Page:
Tanzania’s new president says it’s ‘not proper’ to ignore COVID
Samia Suluhu Hassan signals a shift in approach from the COVID-scepticism of her late predecessor John Magufuli.
Tanzanian President Samia Suluhu Hassan has said it is “not proper to ignore” the coronavirus pandemic, in comments suggesting a shift from her COVID-sceptic predecessor, who downplayed the disease.
Hassan announced she would create an expert coronavirus task force to advise her government, saying they would canvass global opinion on the pandemic and make recommendations about “remedies” and policies.
“It is not proper to ignore it. We cannot reject or accept it without any evidence from research,” Hassan told her newly appointed permanent secretaries at a swearing-in ceremony in Dar es Salaam on Tuesday.
“They [experts] will tell us more about the pandemic, and advise us about what the world is proposing. We cannot accept everything as it comes, but we also cannot isolate ourselves as an island while the world is moving in a different direction.”
Hassan became Tanzania’s first female president last month following the death of John Magufuli.
Magufuli, who Hassan said died of heart disease at 61, had dismissed the threat from the coronavirus pandemic – saying God and steam remedies would protect Tanzanians.
He opposed mask-wearing and social distancing and denounced vaccines as part of a Western conspiracy to take Africa’s wealth.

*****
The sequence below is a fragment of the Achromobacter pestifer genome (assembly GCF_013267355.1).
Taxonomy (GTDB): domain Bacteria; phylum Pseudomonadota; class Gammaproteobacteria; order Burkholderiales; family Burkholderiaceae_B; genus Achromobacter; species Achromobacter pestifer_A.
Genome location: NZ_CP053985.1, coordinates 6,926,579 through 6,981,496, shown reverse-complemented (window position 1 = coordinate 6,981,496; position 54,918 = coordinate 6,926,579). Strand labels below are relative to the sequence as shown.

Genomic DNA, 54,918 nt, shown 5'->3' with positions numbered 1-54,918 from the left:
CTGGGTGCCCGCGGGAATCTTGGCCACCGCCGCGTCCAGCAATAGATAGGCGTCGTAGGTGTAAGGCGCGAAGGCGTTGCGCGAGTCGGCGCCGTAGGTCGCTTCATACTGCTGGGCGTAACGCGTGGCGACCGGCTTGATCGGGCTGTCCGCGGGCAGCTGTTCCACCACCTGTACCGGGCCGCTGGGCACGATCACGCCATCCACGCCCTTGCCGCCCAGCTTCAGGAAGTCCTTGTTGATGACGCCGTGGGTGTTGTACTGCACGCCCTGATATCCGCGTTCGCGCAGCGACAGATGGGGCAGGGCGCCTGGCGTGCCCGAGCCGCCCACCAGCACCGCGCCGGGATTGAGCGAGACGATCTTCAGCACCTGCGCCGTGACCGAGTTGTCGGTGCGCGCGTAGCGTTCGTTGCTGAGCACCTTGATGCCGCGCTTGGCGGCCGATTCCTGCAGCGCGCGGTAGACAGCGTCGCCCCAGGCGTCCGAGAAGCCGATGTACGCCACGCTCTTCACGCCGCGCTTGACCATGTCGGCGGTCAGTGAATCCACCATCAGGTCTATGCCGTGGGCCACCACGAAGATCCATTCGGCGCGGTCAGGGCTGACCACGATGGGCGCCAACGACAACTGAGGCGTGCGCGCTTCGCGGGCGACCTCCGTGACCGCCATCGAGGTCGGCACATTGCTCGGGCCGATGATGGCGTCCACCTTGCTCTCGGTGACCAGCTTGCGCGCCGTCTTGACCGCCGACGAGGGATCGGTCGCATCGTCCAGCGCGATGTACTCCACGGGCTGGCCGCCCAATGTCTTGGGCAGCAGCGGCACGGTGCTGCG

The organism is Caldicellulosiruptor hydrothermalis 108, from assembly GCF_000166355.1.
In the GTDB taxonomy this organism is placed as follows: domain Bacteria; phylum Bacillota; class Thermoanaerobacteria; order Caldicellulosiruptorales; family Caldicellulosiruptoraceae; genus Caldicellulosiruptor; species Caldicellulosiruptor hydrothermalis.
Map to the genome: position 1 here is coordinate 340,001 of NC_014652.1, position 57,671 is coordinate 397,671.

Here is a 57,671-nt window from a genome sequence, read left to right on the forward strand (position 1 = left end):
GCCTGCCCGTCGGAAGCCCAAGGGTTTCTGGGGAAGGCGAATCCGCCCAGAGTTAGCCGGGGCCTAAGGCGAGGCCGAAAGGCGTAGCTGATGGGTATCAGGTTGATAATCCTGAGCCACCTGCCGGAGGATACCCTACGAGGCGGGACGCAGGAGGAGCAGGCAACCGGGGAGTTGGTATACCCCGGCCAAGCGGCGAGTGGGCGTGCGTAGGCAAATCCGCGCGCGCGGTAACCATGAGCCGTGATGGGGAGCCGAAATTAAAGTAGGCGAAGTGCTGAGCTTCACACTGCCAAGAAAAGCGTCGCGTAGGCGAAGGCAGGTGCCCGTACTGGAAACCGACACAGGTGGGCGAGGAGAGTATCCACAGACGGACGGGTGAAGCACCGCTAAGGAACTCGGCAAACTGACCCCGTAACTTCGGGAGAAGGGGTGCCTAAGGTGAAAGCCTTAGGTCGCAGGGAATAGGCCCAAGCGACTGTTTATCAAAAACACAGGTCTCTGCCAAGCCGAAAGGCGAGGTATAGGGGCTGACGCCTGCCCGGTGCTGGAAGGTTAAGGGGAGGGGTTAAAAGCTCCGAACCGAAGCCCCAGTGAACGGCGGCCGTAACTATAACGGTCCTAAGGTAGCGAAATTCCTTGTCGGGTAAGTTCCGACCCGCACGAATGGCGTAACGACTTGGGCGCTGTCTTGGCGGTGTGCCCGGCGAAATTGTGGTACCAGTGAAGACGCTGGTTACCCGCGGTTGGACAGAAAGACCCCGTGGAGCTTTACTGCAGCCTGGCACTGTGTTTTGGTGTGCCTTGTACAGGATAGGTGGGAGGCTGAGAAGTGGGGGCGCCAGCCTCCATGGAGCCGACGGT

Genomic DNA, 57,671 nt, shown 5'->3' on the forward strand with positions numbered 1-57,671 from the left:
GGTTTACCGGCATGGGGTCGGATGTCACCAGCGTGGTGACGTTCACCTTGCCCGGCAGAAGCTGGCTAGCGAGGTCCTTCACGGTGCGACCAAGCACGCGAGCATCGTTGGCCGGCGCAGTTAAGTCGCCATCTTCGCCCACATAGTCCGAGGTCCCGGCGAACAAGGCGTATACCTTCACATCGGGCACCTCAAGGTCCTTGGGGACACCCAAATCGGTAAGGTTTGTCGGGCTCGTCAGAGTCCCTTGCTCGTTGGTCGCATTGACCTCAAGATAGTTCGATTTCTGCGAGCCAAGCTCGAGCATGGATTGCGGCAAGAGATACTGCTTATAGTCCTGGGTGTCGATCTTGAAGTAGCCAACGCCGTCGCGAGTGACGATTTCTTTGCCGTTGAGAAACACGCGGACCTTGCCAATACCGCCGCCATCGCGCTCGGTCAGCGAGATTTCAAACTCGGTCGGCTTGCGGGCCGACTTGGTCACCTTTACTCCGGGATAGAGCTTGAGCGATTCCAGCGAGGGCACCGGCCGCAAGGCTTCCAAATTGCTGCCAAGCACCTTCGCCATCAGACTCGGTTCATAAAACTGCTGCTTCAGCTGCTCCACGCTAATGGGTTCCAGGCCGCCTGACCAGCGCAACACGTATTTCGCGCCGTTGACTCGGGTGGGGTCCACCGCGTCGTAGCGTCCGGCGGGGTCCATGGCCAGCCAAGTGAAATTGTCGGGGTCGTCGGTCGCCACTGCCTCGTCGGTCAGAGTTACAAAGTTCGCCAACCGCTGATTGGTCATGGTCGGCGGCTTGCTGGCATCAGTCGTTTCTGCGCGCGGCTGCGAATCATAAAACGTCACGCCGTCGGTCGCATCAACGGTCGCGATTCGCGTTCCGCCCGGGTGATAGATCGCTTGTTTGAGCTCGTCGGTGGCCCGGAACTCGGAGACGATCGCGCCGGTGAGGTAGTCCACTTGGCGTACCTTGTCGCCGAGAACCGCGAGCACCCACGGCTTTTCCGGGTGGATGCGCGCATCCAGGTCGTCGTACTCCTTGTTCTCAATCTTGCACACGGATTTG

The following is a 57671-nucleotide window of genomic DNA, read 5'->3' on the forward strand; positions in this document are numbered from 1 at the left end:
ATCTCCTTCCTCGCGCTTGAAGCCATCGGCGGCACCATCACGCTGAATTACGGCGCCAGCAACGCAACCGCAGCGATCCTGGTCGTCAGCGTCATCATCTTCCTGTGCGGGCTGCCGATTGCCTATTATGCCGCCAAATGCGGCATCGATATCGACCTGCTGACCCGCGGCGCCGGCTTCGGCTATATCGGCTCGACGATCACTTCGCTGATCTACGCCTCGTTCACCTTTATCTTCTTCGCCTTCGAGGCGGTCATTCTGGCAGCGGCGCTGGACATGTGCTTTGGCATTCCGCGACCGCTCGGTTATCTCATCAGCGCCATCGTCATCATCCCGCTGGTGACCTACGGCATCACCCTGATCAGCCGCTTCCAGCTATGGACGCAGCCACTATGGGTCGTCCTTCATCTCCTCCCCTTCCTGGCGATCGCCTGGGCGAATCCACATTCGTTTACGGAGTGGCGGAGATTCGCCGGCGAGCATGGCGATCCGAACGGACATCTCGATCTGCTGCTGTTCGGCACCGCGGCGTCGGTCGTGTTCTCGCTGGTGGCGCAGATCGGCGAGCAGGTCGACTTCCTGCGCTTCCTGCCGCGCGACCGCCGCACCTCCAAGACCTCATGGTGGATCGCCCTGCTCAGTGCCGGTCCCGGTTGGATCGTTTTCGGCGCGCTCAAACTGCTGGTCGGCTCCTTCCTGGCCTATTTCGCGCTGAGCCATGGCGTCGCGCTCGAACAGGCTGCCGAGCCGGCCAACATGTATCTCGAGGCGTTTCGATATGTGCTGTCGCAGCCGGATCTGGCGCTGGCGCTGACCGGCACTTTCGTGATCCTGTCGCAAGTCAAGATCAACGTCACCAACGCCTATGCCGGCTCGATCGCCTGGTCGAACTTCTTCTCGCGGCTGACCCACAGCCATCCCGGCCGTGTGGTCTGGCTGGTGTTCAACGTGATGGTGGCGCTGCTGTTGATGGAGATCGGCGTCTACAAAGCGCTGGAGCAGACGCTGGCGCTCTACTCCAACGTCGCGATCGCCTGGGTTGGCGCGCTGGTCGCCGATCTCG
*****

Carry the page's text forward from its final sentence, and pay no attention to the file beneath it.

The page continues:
Tanzania has not reported coronavirus data since May last year. The World Health Organization repeatedly urged the government to be more transparent but was ignored.
Hassan has vowed to “start where Magufuli ended” and all eyes have been on potential changes to the country’s policies and openness regarding COVID-19.
“We cannot be reading about COVID-19 in the world and when you reach sections about Tanzania, one find[s] gaps. I think we need to be clearer whether we accept or not,” she said.
In another policy announcement, Hassan ordered that officials “free” media outlets banned by her predecessor, whose administration was criticised for a heavy-handed crackdown on the press.
“We should not give any room to say that we are suppressing media freedom,” she said.
“Our regulations should also be clear for every offence and their punishment. We should not use force to ban media platforms.”
No media outlets were mentioned by name, but last year Tanzania’s Daima newspaper was indefinitely banned, while broadcaster Wasafi TV and online network Kwanza TV were handed suspensions.
Tanzania was long seen as a haven of stability and democracy in an otherwise volatile region, but alarm grew over a slide into autocracy under Magufuli’s rule.
Most foreign media were not allowed into Tanzania to cover the 2020 presidential election in which Magufuli and Hassan, then his deputy, won a second term in a disputed vote.